The noble Lord, Lord Jenkin, asked whether the billing authority’s costs of establishing the BRS-BIDs will be met. As I indicated, there will be an impact assessment when the Government implement the schedule, which will include an assessment of billing authority costs. As to whether the billing authorities will be given time to establish systems for BRS-BIDs, the consultation will be 12 weeks, following which the Government will consider responses and will announce the outcome well before regulations come into force. Without regulations, no BRS-BIDs can be established. There will be a lead time for BRS-BIDs and billing authorities will in practice be given plenty of time to establish systems. I acknowledge the importance of that, particularly with everything else that is going on with revaluation, transitional relief and other matters. The noble Lord, Lord Jenkin, asked whether billing authorities will be covered for transitional costs. That issue will be covered in the consultation paper.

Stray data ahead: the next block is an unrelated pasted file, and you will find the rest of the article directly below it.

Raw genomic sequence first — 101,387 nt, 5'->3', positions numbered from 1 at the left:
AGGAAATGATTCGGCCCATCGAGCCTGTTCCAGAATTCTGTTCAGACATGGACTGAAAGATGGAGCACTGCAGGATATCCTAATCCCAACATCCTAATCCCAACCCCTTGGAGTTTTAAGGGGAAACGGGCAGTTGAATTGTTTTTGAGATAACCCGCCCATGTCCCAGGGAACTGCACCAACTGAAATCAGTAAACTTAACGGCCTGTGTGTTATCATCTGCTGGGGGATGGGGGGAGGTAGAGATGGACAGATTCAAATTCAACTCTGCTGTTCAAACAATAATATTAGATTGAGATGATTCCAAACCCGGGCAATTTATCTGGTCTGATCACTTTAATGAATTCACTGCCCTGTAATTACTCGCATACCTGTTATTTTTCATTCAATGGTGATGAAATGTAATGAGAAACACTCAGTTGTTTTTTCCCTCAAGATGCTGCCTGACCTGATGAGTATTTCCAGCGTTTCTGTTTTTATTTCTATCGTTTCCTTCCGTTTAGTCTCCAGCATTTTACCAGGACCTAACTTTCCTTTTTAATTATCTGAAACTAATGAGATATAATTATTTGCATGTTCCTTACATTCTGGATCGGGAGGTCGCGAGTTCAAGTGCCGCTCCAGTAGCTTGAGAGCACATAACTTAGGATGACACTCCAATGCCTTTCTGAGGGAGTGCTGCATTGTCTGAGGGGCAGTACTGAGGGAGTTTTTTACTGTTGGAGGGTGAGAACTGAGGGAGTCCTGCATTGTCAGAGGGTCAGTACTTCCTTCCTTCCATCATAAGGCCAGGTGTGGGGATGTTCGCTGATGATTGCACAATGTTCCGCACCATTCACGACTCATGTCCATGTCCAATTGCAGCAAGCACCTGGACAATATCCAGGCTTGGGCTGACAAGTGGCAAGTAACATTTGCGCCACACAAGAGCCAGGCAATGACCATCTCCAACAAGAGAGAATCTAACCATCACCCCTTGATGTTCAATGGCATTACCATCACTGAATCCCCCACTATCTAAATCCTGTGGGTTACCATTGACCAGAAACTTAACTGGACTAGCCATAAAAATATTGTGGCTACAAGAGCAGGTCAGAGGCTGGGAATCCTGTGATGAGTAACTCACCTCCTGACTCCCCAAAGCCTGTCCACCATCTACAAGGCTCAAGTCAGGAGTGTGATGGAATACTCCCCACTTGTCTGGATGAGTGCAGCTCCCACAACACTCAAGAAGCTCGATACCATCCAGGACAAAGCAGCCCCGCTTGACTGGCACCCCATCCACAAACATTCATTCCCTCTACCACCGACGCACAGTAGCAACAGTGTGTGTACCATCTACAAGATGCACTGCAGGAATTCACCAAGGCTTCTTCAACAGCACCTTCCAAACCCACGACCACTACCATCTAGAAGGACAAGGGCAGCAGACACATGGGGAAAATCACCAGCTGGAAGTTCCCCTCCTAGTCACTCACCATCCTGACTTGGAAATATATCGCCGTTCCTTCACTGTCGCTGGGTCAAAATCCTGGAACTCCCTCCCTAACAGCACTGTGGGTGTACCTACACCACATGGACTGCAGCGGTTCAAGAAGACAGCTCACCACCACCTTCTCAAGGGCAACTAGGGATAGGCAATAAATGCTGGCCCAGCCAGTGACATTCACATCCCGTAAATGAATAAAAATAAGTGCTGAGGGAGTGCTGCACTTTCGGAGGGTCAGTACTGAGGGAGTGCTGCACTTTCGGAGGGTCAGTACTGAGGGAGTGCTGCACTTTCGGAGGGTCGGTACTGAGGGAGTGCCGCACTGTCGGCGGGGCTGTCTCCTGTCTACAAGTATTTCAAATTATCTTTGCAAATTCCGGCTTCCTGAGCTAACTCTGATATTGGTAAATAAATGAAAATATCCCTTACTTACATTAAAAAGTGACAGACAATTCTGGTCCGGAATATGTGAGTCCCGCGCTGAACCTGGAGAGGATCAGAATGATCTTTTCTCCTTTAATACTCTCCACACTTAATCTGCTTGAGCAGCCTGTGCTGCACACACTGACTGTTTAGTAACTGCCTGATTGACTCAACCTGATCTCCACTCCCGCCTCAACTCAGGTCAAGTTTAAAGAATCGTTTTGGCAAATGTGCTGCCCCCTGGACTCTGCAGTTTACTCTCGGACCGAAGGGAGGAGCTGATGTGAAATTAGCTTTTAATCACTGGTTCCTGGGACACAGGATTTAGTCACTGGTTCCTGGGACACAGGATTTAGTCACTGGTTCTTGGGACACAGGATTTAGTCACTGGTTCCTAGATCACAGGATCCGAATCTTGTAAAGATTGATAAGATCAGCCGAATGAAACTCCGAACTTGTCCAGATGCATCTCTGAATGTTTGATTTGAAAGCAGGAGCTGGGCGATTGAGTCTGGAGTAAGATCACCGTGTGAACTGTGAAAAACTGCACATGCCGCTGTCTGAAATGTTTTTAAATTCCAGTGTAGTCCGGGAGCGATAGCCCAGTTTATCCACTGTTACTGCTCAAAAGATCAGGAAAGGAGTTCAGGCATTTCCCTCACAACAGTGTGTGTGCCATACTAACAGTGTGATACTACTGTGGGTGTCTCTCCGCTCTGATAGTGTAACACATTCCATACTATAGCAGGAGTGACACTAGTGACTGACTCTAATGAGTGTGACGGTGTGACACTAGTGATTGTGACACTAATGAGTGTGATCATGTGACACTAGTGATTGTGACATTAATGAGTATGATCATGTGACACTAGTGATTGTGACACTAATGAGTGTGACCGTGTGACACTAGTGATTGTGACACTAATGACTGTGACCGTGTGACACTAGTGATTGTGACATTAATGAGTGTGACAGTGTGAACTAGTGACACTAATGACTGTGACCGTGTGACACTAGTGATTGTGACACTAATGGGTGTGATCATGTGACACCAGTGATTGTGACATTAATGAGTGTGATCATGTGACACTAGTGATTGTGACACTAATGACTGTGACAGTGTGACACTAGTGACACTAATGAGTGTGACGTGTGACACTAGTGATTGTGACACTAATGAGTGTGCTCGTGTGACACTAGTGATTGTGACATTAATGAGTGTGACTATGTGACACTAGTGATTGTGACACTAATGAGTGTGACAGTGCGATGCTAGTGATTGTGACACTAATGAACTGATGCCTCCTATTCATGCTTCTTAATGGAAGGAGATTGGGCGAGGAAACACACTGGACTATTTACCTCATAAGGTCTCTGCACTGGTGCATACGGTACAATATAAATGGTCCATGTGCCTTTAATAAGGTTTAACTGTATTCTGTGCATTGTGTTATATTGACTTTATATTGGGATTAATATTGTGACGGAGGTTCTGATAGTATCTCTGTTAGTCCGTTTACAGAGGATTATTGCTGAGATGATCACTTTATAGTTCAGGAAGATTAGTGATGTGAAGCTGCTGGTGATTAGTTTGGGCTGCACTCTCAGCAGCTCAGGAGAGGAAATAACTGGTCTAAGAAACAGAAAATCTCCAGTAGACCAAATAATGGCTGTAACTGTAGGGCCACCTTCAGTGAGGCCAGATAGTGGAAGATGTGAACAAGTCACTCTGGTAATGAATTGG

The noble Baroness, Lady Hamwee, and the two other noble Lords who spoke made reference to the potential burden on billing authorities. Any potential problem will be considered through the impact assessment which will accompany the consultation document on the draft regulations. Specifically, I can say to the noble Baroness, Lady Hamwee, in relation to new burdens generally that it is CLG policy that all new burdens on local authorities from duties or powers are assessed and, depending on the outcome of the assessment, are funded by the relevant department.